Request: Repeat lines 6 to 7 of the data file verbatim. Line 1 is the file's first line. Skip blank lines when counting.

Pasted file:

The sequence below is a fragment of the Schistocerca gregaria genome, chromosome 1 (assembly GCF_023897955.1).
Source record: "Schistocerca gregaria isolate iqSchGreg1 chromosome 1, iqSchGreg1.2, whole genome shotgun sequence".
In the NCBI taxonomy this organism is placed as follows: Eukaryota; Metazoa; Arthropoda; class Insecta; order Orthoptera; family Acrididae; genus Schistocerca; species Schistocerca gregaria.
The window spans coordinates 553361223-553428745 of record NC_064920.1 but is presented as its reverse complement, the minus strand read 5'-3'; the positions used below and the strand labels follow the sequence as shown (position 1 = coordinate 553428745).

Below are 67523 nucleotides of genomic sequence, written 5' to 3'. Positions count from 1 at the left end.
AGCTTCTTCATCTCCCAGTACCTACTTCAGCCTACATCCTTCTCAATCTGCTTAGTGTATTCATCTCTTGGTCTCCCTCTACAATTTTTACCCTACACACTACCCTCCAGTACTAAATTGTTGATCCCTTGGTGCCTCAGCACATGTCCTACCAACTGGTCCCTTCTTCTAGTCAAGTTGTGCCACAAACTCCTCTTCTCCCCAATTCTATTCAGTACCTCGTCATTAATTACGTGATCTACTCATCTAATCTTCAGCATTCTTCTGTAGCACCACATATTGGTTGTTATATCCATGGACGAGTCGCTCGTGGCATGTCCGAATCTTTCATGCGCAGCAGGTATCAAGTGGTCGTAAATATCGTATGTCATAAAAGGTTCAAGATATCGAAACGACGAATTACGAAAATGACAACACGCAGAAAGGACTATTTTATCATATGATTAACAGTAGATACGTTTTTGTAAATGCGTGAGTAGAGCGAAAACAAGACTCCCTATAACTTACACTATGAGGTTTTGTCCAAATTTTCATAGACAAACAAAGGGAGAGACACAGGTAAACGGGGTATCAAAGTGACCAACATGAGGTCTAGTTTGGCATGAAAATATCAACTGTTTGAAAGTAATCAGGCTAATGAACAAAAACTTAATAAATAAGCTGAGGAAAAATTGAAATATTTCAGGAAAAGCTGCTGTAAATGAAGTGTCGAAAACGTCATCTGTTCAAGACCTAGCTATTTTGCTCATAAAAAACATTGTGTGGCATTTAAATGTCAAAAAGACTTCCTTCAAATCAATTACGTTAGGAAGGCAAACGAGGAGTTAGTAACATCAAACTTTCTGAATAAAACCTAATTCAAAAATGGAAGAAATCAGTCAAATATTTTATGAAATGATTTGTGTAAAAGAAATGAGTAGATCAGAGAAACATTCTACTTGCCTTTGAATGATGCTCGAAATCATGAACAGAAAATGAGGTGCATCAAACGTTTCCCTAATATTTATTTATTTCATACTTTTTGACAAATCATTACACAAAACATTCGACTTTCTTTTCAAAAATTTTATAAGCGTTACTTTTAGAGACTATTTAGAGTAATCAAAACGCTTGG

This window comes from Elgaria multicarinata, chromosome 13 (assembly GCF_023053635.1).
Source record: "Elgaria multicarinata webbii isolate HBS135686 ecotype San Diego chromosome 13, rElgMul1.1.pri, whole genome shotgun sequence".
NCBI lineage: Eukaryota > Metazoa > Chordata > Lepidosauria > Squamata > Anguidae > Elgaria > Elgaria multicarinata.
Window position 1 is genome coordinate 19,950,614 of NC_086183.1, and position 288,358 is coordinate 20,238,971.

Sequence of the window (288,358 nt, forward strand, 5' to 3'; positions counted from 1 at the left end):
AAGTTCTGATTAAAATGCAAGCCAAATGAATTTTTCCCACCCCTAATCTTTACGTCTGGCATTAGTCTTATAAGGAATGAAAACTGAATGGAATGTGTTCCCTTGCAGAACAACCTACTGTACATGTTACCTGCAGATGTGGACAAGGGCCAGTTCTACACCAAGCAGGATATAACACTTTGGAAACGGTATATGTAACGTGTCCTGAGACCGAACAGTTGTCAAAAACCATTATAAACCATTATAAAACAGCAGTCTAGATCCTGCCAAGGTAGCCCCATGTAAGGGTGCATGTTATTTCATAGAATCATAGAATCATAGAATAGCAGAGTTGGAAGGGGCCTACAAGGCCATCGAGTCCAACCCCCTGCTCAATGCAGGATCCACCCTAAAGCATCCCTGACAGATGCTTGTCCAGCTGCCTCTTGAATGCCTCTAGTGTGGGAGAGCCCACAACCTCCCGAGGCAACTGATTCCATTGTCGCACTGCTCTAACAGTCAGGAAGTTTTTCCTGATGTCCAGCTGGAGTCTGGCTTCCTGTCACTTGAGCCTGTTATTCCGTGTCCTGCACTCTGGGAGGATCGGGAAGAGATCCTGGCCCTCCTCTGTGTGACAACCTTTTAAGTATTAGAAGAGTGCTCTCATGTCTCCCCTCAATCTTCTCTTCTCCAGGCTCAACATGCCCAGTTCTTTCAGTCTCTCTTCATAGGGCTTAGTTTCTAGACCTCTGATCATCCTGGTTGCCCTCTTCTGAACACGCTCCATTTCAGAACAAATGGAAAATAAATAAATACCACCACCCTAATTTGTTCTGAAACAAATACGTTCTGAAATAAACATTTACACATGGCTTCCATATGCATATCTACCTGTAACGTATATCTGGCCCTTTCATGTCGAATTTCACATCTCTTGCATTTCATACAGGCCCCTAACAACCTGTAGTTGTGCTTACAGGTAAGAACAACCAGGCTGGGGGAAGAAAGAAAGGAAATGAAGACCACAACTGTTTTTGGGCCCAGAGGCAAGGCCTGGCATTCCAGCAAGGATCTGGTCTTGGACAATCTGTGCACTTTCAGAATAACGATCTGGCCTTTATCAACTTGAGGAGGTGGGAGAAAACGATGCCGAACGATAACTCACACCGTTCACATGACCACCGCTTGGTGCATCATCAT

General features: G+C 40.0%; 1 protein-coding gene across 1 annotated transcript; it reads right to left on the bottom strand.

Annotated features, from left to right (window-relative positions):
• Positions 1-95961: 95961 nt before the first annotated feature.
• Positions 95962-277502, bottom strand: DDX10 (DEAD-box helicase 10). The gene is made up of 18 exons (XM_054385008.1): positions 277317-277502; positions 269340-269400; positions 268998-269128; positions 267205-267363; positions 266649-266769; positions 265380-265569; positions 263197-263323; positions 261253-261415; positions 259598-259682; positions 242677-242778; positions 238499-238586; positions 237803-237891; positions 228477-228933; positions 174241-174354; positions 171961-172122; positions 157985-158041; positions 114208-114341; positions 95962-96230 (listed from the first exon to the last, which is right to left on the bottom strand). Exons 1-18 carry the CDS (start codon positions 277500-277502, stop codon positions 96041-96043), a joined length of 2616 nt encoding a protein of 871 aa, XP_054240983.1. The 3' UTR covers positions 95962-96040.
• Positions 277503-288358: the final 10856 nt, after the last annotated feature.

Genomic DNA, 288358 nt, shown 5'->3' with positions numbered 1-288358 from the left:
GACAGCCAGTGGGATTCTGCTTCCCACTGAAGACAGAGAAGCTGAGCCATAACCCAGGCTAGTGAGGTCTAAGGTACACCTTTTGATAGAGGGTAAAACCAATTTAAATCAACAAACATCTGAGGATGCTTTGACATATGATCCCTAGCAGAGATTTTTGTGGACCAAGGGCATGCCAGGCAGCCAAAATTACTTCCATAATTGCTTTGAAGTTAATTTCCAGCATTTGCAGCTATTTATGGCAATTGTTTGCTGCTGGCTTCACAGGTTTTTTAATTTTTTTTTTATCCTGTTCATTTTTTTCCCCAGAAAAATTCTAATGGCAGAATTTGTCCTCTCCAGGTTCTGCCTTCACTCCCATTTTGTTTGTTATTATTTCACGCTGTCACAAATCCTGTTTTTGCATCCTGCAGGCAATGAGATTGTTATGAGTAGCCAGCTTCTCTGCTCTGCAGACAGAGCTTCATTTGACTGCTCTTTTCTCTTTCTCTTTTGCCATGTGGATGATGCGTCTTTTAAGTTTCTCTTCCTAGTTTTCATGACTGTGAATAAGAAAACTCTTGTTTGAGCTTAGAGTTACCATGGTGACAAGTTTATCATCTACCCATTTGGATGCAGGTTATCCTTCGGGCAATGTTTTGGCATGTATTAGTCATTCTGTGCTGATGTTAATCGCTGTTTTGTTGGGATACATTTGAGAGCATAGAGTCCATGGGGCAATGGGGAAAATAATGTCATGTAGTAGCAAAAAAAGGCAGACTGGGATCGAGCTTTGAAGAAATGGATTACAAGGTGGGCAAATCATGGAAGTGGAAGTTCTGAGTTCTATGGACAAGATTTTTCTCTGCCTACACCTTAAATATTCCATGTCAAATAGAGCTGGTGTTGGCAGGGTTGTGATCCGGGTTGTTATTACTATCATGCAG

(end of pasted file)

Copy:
AGCTTCTTCATCTCCCAGTACCTACTTCAGCCTACATCCTTCTCAATCTGCTTAGTGTATTCATCTCTTGGTCTCCCTCTACAATTTTTACCCTACACACTACCCTCCAGTACTAAATTGTTGATCCCTTGGTGCCTCAGCACATGTCCTACCAACTGGTCCCTTCTTCTAGTCAAGTTGTGCCACAAACTCCTCTTCTCCCCAATTCTATTCAGTACCTCGTCATTAATTACGTGATCTACTCATCTAATCTTCAGCATTCTTCTGTAGCACCACATATTGGTTGTTATATCCATGGACGAGTCGCTCGTGGCATGTCCGAATCTTTCATGCGCAGCAGGTATCAAGTGGTCGTAAATATCGTATGTCATAAAAGGTTCAAGATATCGAAACGACGAATTACGAAAATGACAACACGCAGAAAGGACTATTTTATCATATGATTAACAGTAGATACGTTTTTGTAAATGCGTGAGTAGAGCGAAAACAAGACTCCCTATAACTTACACTATGAGGTTTTGTCCAAATTTTCATAGACAAACAAAGGGAGAGACACAGGTAAACGGGGTATCAAAGTGACCAACATGAGGTCTAGTTTGGCATGAAAATATCAACTGTTTGAAAGTAATCAGGCTAATGAACAAAAACTTAATAAATAAGCTGAGGAAAAATTGAAATATTTCAGGAAAAGCTGCTGTAAATGAAGTGTCGAAAACGTCATCTGTTCAAGACCTAGCTATTTTGCTCATAAAAAACATTGTGTGGCATTTAAATGTCAAAAAGACTTCCTTCAAATCAATTACGTTAGGAAGGCAAACGAGGAGTTAGTAACATCAAACTTTCTGAATAAAACCTAATTCAAAAATGGAAGAAATCAGTCAAATATTTTATGAAATGATTTGTGTAAAAGAAATGAGTAGATCAGAGAAACATTCTACTTGCCTTTGAATGATGCTCGAAATCATGAACAGAAAATGAGGTGCATCAAACGTTTCCCTAATATTTATTTATTTCATACTTTTTGACAAATCATTACACAAAACATTCGACTTTCTTTTCAAAAATTTTATAAGCGTTACTTTTAGAGACTATTTAGAGTAATCAAAACGCTTGG

This window comes from Elgaria multicarinata, chromosome 13 (assembly GCF_023053635.1).